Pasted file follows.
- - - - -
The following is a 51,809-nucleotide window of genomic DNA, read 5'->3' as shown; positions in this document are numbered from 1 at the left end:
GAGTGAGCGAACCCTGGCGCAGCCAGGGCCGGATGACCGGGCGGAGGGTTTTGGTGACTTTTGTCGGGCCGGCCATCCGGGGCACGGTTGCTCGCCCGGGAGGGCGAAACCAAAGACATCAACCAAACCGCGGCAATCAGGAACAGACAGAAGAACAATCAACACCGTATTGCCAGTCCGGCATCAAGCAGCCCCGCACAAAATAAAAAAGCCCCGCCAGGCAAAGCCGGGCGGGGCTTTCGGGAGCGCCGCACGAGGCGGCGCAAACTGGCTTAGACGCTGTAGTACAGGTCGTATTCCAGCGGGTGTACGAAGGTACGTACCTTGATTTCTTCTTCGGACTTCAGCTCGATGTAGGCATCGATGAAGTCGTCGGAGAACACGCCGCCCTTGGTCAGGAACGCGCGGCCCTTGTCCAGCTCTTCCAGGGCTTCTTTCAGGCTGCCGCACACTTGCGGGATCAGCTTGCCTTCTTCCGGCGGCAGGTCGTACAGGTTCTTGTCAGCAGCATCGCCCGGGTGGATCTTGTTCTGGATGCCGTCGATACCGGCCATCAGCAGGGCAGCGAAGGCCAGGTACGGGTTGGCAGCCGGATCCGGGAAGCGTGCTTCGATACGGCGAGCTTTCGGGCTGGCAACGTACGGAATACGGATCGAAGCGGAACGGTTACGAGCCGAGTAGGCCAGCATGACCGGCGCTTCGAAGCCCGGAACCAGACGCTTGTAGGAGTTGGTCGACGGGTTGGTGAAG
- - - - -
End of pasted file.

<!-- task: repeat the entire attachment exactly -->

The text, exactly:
The following is a 51,809-nucleotide window of genomic DNA, read 5'->3' as shown; positions in this document are numbered from 1 at the left end:
GAGTGAGCGAACCCTGGCGCAGCCAGGGCCGGATGACCGGGCGGAGGGTTTTGGTGACTTTTGTCGGGCCGGCCATCCGGGGCACGGTTGCTCGCCCGGGAGGGCGAAACCAAAGACATCAACCAAACCGCGGCAATCAGGAACAGACAGAAGAACAATCAACACCGTATTGCCAGTCCGGCATCAAGCAGCCCCGCACAAAATAAAAAAGCCCCGCCAGGCAAAGCCGGGCGGGGCTTTCGGGAGCGCCGCACGAGGCGGCGCAAACTGGCTTAGACGCTGTAGTACAGGTCGTATTCCAGCGGGTGTACGAAGGTACGTACCTTGATTTCTTCTTCGGACTTCAGCTCGATGTAGGCATCGATGAAGTCGTCGGAGAACACGCCGCCCTTGGTCAGGAACGCGCGGCCCTTGTCCAGCTCTTCCAGGGCTTCTTTCAGGCTGCCGCACACTTGCGGGATCAGCTTGCCTTCTTCCGGCGGCAGGTCGTACAGGTTCTTGTCAGCAGCATCGCCCGGGTGGATCTTGTTCTGGATGCCGTCGATACCGGCCATCAGCAGGGCAGCGAAGGCCAGGTACGGGTTGGCAGCCGGATCCGGGAAGCGTGCTTCGATACGGCGAGCTTTCGGGCTGGCAACGTACGGAATACGGATCGAAGCGGAACGGTTACGAGCCGAGTAGGCCAGCATGACCGGCGCTTCGAAGCCCGGAACCAGACGCTTGTAGGAGTTGGTCGACGGGTTGGTGAAG